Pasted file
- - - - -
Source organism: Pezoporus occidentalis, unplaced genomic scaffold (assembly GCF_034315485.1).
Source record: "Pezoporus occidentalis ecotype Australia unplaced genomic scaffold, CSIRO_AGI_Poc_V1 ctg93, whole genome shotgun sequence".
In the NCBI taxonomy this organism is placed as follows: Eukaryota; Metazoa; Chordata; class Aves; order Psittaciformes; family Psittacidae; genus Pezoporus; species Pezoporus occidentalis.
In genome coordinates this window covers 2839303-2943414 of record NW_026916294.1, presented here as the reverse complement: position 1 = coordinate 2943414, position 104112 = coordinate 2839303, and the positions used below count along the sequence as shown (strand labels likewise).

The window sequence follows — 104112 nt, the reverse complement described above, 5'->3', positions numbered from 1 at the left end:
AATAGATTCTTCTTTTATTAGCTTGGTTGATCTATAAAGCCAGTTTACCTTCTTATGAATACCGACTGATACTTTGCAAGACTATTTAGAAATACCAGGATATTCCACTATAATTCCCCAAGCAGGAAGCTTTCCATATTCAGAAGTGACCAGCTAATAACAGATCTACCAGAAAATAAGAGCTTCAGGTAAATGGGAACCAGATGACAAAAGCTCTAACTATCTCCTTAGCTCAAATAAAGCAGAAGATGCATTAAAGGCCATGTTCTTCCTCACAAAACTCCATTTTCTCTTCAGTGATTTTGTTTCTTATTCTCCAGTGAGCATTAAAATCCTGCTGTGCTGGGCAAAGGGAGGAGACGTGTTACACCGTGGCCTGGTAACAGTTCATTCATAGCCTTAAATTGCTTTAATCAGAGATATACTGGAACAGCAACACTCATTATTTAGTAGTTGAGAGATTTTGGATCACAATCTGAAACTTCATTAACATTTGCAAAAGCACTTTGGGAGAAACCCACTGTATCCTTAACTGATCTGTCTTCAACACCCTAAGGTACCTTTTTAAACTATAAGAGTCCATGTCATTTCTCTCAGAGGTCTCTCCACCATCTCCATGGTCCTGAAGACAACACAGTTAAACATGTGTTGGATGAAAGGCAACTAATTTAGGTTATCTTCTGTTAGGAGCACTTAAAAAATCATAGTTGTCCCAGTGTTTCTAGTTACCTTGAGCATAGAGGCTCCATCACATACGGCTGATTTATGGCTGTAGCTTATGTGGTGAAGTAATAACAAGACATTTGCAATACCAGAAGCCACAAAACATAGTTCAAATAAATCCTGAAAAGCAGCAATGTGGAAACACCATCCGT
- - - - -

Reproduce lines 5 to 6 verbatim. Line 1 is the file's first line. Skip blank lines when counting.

The window sequence follows — 104112 nt, the reverse complement described above, 5'->3', positions numbered from 1 at the left end:
AATAGATTCTTCTTTTATTAGCTTGGTTGATCTATAAAGCCAGTTTACCTTCTTATGAATACCGACTGATACTTTGCAAGACTATTTAGAAATACCAGGATATTCCACTATAATTCCCCAAGCAGGAAGCTTTCCATATTCAGAAGTGACCAGCTAATAACAGATCTACCAGAAAATAAGAGCTTCAGGTAAATGGGAACCAGATGACAAAAGCTCTAACTATCTCCTTAGCTCAAATAAAGCAGAAGATGCATTAAAGGCCATGTTCTTCCTCACAAAACTCCATTTTCTCTTCAGTGATTTTGTTTCTTATTCTCCAGTGAGCATTAAAATCCTGCTGTGCTGGGCAAAGGGAGGAGACGTGTTACACCGTGGCCTGGTAACAGTTCATTCATAGCCTTAAATTGCTTTAATCAGAGATATACTGGAACAGCAACACTCATTATTTAGTAGTTGAGAGATTTTGGATCACAATCTGAAACTTCATTAACATTTGCAAAAGCACTTTGGGAGAAACCCACTGTATCCTTAACTGATCTGTCTTCAACACCCTAAGGTACCTTTTTAAACTATAAGAGTCCATGTCATTTCTCTCAGAGGTCTCTCCACCATCTCCATGGTCCTGAAGACAACACAGTTAAACATGTGTTGGATGAAAGGCAACTAATTTAGGTTATCTTCTGTTAGGAGCACTTAAAAAATCATAGTTGTCCCAGTGTTTCTAGTTACCTTGAGCATAGAGGCTCCATCACATACGGCTGATTTATGGCTGTAGCTTATGTGGTGAAGTAATAACAAGACATTTGCAATACCAGAAGCCACAAAACATAGTTCAAATAAATCCTGAAAAGCAGCAATGTGGAAACACCATCCGT